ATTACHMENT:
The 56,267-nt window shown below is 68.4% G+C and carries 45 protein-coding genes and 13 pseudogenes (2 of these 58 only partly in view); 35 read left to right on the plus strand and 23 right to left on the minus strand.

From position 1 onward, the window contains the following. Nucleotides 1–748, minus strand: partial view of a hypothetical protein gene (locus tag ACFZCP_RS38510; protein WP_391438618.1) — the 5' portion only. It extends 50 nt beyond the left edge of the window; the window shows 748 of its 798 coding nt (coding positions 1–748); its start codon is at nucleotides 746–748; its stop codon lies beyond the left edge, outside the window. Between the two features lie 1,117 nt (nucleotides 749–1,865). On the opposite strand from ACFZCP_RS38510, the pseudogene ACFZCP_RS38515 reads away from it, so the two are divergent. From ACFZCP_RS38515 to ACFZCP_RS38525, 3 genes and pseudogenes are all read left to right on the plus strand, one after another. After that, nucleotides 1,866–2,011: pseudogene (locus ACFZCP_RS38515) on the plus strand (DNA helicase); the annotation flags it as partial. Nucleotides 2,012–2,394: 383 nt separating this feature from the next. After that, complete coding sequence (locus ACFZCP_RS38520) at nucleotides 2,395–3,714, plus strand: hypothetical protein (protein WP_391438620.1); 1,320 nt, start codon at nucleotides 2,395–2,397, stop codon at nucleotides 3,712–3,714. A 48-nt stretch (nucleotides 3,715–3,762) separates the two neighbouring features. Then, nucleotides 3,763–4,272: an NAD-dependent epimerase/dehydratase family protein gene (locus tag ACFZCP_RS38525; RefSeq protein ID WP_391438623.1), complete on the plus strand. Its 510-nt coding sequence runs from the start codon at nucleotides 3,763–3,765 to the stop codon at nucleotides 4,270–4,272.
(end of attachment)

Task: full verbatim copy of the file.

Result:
The 56,267-nt window shown below is 68.4% G+C and carries 45 protein-coding genes and 13 pseudogenes (2 of these 58 only partly in view); 35 read left to right on the plus strand and 23 right to left on the minus strand.

From position 1 onward, the window contains the following. Nucleotides 1–748, minus strand: partial view of a hypothetical protein gene (locus tag ACFZCP_RS38510; protein WP_391438618.1) — the 5' portion only. It extends 50 nt beyond the left edge of the window; the window shows 748 of its 798 coding nt (coding positions 1–748); its start codon is at nucleotides 746–748; its stop codon lies beyond the left edge, outside the window. Between the two features lie 1,117 nt (nucleotides 749–1,865). On the opposite strand from ACFZCP_RS38510, the pseudogene ACFZCP_RS38515 reads away from it, so the two are divergent. From ACFZCP_RS38515 to ACFZCP_RS38525, 3 genes and pseudogenes are all read left to right on the plus strand, one after another. After that, nucleotides 1,866–2,011: pseudogene (locus ACFZCP_RS38515) on the plus strand (DNA helicase); the annotation flags it as partial. Nucleotides 2,012–2,394: 383 nt separating this feature from the next. After that, complete coding sequence (locus ACFZCP_RS38520) at nucleotides 2,395–3,714, plus strand: hypothetical protein (protein WP_391438620.1); 1,320 nt, start codon at nucleotides 2,395–2,397, stop codon at nucleotides 3,712–3,714. A 48-nt stretch (nucleotides 3,715–3,762) separates the two neighbouring features. Then, nucleotides 3,763–4,272: an NAD-dependent epimerase/dehydratase family protein gene (locus tag ACFZCP_RS38525; RefSeq protein ID WP_391438623.1), complete on the plus strand. Its 510-nt coding sequence runs from the start codon at nucleotides 3,763–3,765 to the stop codon at nucleotides 4,270–4,272.